Tuesday, May 29, 2007
A frightening minor epiphany on computer user interfaces
But most systems these days are not designed with linguistic operation in mind. If you have to manipulate the same stuff in the same order every day, you'd welcome being able to reduce that to a single line command (or even batch script) You'd take the effort to learn.
I had a minor epiphany when I read that, one that put (shudder) control panels into a new light. I'm still pondering the implications of said minor epiphany, but to quickly get it out: the GUI (and (shudder) control panels by extension) were created to give the end user a consistent, simple and largely non-abstract metaphore for using the computer, but more importantly, one that promotes a shared environment between users (I'm flying blind here, trying to get this out, and “shared environment” isn't quite the right word, but it's close enough for now). By that, I mean that Alice can sit down at Bob's computer and still manage to interact with it without problem.
One could argue that a command line is just as “sharable” an experience as a GUI, but in my experience, it isn't.
Back in FAU, I knew a guy that littered his Unix account (a command-line account, by the way) with scores of shell scripts (“batch scripts”) to do all sorts of things. And these weren't large shell scripts either—they were all one or two line scripts that did stuff like, oh, list the contents of the temporary directory, or search through all files for a particular term and have the output paged. But it wasn't like I couldn't use his environment (say, he asked me for some help) as I could just bypass his score of “commands” for the more tranditional ones one finds under Unix, but our common language wasn't there. He'd type in one of his “commands” and I would have no idea what exactly it did. I would type out a rather long command line, piping the data between Unix commands, and he would look at me like I was crazy for doing all that typing.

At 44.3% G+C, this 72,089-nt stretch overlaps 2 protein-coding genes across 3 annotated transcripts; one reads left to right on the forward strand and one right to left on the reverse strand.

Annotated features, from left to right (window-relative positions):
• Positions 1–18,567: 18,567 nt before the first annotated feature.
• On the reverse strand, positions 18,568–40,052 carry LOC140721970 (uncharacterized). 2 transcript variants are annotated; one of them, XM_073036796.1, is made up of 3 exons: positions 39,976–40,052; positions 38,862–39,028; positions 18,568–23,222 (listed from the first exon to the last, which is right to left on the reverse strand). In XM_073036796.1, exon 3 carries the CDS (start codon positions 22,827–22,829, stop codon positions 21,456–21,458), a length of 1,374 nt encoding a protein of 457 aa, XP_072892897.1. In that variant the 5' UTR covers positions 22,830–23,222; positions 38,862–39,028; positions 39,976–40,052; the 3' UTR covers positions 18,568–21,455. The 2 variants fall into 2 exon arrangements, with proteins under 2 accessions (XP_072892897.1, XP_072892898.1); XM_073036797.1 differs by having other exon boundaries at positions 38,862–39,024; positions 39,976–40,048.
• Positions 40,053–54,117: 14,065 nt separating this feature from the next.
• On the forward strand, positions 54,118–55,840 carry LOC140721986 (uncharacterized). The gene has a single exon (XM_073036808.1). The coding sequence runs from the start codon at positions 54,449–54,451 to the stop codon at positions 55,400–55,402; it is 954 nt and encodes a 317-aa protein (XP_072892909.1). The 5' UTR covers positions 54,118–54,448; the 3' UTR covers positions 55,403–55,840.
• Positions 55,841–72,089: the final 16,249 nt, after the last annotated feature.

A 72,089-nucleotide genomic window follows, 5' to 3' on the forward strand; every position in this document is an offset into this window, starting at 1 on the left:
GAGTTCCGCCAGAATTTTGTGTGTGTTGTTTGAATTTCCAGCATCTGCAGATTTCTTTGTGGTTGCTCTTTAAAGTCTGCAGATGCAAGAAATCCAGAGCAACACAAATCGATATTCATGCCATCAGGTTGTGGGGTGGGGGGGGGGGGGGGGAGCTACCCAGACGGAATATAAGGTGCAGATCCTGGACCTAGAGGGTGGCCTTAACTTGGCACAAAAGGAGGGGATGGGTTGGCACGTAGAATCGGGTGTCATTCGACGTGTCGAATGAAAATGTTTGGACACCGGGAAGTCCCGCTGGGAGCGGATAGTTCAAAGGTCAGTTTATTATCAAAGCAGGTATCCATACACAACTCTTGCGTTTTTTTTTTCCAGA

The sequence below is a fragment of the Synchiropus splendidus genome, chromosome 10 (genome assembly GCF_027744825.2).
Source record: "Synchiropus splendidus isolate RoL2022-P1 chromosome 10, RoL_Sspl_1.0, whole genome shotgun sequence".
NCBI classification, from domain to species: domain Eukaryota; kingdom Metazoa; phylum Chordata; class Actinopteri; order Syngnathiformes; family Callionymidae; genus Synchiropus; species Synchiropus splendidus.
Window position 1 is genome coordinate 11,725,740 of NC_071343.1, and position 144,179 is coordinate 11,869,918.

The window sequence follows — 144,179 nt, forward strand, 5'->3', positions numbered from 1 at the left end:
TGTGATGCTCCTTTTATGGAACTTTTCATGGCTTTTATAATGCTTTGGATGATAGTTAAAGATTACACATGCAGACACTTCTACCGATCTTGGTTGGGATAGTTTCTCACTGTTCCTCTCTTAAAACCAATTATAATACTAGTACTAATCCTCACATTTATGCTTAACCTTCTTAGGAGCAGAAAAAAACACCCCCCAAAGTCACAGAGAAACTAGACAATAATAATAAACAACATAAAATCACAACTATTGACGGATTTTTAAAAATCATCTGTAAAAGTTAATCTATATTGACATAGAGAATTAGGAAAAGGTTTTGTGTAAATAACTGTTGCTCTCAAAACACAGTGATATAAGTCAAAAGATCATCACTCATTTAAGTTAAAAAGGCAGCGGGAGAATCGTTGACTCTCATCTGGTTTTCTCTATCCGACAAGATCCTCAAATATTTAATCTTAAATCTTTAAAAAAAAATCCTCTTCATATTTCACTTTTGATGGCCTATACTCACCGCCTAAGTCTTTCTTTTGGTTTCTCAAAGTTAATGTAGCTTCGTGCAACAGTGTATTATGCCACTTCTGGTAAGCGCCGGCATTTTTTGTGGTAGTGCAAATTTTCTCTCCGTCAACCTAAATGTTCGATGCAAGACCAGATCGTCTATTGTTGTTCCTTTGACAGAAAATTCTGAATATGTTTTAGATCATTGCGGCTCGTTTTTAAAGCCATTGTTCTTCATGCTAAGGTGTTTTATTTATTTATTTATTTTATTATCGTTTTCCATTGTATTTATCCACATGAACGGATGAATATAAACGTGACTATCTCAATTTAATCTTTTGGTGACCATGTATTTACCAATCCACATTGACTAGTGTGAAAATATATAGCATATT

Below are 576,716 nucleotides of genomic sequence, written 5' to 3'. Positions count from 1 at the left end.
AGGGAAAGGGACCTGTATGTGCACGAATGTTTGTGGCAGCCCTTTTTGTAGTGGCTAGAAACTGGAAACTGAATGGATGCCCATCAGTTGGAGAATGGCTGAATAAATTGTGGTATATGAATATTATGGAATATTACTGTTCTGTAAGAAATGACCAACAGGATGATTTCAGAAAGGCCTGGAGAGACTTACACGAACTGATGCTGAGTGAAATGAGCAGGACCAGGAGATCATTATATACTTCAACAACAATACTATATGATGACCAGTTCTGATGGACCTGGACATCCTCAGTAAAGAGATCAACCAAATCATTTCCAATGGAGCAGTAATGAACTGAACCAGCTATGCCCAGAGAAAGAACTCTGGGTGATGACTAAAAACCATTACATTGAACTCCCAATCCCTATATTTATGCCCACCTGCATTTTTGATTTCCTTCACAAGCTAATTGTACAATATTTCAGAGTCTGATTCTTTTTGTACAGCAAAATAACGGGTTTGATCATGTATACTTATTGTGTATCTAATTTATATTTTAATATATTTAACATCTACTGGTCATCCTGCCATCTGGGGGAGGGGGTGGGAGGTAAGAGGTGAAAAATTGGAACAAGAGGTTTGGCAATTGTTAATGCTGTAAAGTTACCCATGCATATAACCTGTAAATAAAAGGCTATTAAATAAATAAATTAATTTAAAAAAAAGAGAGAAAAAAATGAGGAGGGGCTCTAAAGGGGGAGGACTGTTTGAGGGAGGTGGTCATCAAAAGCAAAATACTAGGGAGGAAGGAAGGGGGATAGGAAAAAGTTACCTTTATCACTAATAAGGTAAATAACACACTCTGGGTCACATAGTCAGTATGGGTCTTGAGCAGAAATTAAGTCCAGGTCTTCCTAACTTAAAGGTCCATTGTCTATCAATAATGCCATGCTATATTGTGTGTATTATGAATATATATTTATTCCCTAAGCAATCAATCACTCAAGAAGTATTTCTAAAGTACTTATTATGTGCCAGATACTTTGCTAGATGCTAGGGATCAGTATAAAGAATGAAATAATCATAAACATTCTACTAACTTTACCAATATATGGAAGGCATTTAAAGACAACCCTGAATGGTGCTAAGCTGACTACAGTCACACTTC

It's hard to say it was a culture clash, since we were both “using” Unix, but it was certainly a style clash.
And this “cultural” or “style” difference bit me again years
later when Smirk was hired to run a small ISP, and I tagged along as “Unix Sysadmin.” The
previous sysadmin wrote extensive scripts to manage the systems in question,
and left precious little documentation. These scripts often massaged
critical configuration files, and the actual “master” copy was stored
somewhere else on the system (most of the time, in the old sysadmin's home
directory). Often times I would fix something only to have it break when one
of his scripts ran (through
cron, or by one of the remaining
tech support crew).
In other words, while I developed one way of “talking Unix,” the guy in college developed another way of “talking Unix” and the previous admin of the ISP developed yet a third way of “talking Unix.” And none of us got along (so to speak). This “cultural divide” wasn't on the order of, say, the Queen's English vs. American English, but more like the divide between American English and Bavarian German—the roots are the same, but you'd hardly know it—dialect continuum in the extreme.
GUIs, on the other hand, restrict the language available to the user, thus enforcing an interactive conformity—much like L'Académie française does for the French langauge (or rather, tries to do). It's not so much about enhancing productivity as it is usability in general (or communication, take your pick).
This minor epiphany is actually frightening to me, because looking over my history here, I've decried the language drift and incomprehensibility occuring between hard core Unix users, as well as decried (over and over again, ad nauseam) control panels for restricting how I can interact (and fix usually) the computer.
And like I said, I'm still pondering this.